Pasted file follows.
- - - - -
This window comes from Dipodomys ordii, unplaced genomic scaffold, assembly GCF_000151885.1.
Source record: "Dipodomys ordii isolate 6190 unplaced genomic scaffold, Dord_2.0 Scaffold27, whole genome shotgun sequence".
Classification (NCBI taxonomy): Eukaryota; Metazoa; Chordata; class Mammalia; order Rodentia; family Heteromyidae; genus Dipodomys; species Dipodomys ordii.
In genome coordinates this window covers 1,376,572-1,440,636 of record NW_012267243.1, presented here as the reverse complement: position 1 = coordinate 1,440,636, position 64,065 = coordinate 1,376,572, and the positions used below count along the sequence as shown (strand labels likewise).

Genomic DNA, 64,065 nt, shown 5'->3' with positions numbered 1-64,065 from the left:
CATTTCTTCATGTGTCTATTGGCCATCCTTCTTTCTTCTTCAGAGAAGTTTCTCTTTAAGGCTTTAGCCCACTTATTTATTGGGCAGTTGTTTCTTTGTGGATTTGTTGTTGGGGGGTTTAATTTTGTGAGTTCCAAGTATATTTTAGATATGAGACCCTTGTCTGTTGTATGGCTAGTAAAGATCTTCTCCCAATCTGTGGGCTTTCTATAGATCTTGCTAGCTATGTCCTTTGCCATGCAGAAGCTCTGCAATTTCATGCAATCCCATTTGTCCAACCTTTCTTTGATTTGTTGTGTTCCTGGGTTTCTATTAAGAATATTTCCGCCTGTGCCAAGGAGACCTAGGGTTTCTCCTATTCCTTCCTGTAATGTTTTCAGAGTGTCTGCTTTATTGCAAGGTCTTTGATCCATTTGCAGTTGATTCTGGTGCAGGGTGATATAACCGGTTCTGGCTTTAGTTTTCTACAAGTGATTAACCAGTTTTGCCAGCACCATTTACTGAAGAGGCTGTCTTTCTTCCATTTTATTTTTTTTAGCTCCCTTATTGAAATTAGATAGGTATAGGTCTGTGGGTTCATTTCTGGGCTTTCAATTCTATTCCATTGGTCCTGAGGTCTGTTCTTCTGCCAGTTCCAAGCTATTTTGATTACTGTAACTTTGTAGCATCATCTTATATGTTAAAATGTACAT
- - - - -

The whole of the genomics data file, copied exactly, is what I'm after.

This window comes from Dipodomys ordii, unplaced genomic scaffold, assembly GCF_000151885.1.
Source record: "Dipodomys ordii isolate 6190 unplaced genomic scaffold, Dord_2.0 Scaffold27, whole genome shotgun sequence".
Classification (NCBI taxonomy): Eukaryota; Metazoa; Chordata; class Mammalia; order Rodentia; family Heteromyidae; genus Dipodomys; species Dipodomys ordii.
In genome coordinates this window covers 1,376,572-1,440,636 of record NW_012267243.1, presented here as the reverse complement: position 1 = coordinate 1,440,636, position 64,065 = coordinate 1,376,572, and the positions used below count along the sequence as shown (strand labels likewise).

Genomic DNA, 64,065 nt, shown 5'->3' with positions numbered 1-64,065 from the left:
CATTTCTTCATGTGTCTATTGGCCATCCTTCTTTCTTCTTCAGAGAAGTTTCTCTTTAAGGCTTTAGCCCACTTATTTATTGGGCAGTTGTTTCTTTGTGGATTTGTTGTTGGGGGGTTTAATTTTGTGAGTTCCAAGTATATTTTAGATATGAGACCCTTGTCTGTTGTATGGCTAGTAAAGATCTTCTCCCAATCTGTGGGCTTTCTATAGATCTTGCTAGCTATGTCCTTTGCCATGCAGAAGCTCTGCAATTTCATGCAATCCCATTTGTCCAACCTTTCTTTGATTTGTTGTGTTCCTGGGTTTCTATTAAGAATATTTCCGCCTGTGCCAAGGAGACCTAGGGTTTCTCCTATTCCTTCCTGTAATGTTTTCAGAGTGTCTGCTTTATTGCAAGGTCTTTGATCCATTTGCAGTTGATTCTGGTGCAGGGTGATATAACCGGTTCTGGCTTTAGTTTTCTACAAGTGATTAACCAGTTTTGCCAGCACCATTTACTGAAGAGGCTGTCTTTCTTCCATTTTATTTTTTTTAGCTCCCTTATTGAAATTAGATAGGTATAGGTCTGTGGGTTCATTTCTGGGCTTTCAATTCTATTCCATTGGTCCTGAGGTCTGTTCTTCTGCCAGTTCCAAGCTATTTTGATTACTGTAACTTTGTAGCATCATCTTATATGTTAAAATGTACAT